This is a such a far cry from the team of 40 years ago pictured in The History of Shetland Football, which had won the Parish Cup the previous season.
Of the 11 players in that photo, only Douglas Halcrow lived outside the village, but he was just up the road a couple of miles at Fladdabister. Peter Farmer and Davie White were maybe not Cunningsburgh born and bred, but they had both moved there.
The others, and I’ll name them here so as to avoid any confusion, were Alistair and Gordon Johnston, Billy and Malcom Adamson, Andy Jarmson, Graham Smith, Raymond Aitken and Peter Christie.
Correct me if I’m wrong but I think the only member of the 1976 Parish Cup-winning side not included in that photo were Adie Adamson and the late George Adamson.
Gulberwick, as this column has stated before, is now basically a suburb of Lerwick. People who live there have nothing to do with Cunningsburgh.
The organisers of this competition may continue to stress that it is a trophy for rural-based players, but they have stretched the rules so much that their argument is completely full of holes.
Burra is allowed to augment its team with people who live at East Voe, Scalloway. Maybe Bressay should be able to do likewise with residents of the Lerwick Harbour area.
The sooner they get around the table and sort this out the better. It’s a mess and does nothing for the improvement of isles football in general.
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The English cricket team recorded a fairly straightforward victory over South Africa in the first of the four-test series at Lords.
The visitors look as if they are seriously missing star batsman AB de Villiers and pace specialist Dale Steyn, but at least they should have captain Faf du Plessis back for the second test which begins today.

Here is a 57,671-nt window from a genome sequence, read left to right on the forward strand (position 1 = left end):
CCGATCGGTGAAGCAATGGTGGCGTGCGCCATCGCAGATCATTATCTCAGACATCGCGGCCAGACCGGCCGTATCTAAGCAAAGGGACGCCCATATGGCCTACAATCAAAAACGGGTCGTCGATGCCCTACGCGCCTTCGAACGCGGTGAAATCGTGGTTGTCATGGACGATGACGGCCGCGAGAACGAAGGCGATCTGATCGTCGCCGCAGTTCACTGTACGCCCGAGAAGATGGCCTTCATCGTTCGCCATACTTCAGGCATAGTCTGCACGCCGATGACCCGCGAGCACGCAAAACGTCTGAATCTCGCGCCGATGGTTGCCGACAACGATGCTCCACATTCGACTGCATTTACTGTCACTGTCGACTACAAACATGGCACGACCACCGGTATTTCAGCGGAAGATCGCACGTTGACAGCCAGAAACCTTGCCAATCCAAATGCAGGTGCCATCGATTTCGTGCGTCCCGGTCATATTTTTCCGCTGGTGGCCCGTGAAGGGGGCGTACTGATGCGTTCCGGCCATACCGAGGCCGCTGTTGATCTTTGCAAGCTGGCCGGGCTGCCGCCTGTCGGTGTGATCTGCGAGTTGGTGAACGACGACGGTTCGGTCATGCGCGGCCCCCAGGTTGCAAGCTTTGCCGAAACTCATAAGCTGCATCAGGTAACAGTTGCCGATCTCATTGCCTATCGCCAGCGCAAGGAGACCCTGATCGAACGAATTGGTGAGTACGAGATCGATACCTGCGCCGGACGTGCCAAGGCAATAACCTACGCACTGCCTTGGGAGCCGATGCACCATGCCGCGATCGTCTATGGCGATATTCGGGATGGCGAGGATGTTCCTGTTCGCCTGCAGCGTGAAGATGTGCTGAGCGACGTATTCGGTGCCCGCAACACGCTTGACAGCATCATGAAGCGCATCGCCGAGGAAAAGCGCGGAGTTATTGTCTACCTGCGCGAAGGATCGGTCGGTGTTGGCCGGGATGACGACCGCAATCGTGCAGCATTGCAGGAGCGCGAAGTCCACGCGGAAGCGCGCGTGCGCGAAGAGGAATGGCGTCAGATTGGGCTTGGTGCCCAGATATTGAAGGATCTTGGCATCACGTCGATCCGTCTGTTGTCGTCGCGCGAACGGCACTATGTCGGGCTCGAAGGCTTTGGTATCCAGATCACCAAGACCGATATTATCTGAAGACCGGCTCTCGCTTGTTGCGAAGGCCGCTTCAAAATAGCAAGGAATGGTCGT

One player sadly not available, however, is young fast bowler Kagiso Rabada. He has been banned for one match after a stump microphone picked him up swearing at England’s Ben Stokes after he dismissed the all-rounder.
I have to say Rabada has been treated rather unfortunately here, as anyone who has played high level cricket will testify that many bowlers occasionally resort to intemperate language. Stokes himself is an abrasive character who could well have been partly responsible for what happened.
Why on earth could the powers that be not simply have sat Rabada down and said: “Look old chap. We heard you told one of our boys to jolly well eff orf. Fraid we just can’t have fellows using that kind of language at the home of cricket, what? We’ll take no action on this occasion but please don’t make a habit of it.”
The authorities would have been better advised to take some action over the ridiculously poor over rate over the four days of the first test, which is infuriating for supporters, rather than penalise one of the most promising youngsters in the game over a thing of nothing.
This reminds me once again of a tale concerning the famous Australia v England “bodyline” test series of 1932-33. Apologies if you’ve heard it before.
Apparently the English captain, the public school toff Douglas Jardine, complained to his opposite number that one of the Australian team had called him a “bastard”.
The story goes that, accompanied by Jardine, the Australian captain marched into the home dressing room and asked of his team: “Right! Which one of you bastards called this bastard a bastard?”
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The big event in sport nationally at the weekend was obviously the British Lions rugby team, or the “English, Welsh and Irish Lions”, drawing the final test against New Zealand and squaring the series.
A whole lot of nonsense has been spouted about how good the Lions are.
But I have to say that were they not handicapped by having to play most of the second test a man short and the inability to kick fairly straightforward penalties, the All Blacks would have walked it.
Former England winger Ugo Monye has probably come out with the daftest statement of all, however, when he compared Lions head coach Warren Gatland with Manchester United manager Jose Mourinho.
Gatland may be many things – personally I still think he was a poor choice – but to suggest he is a conceited, over-rated, self-centred twit who boasts about being special is surely over-egging it!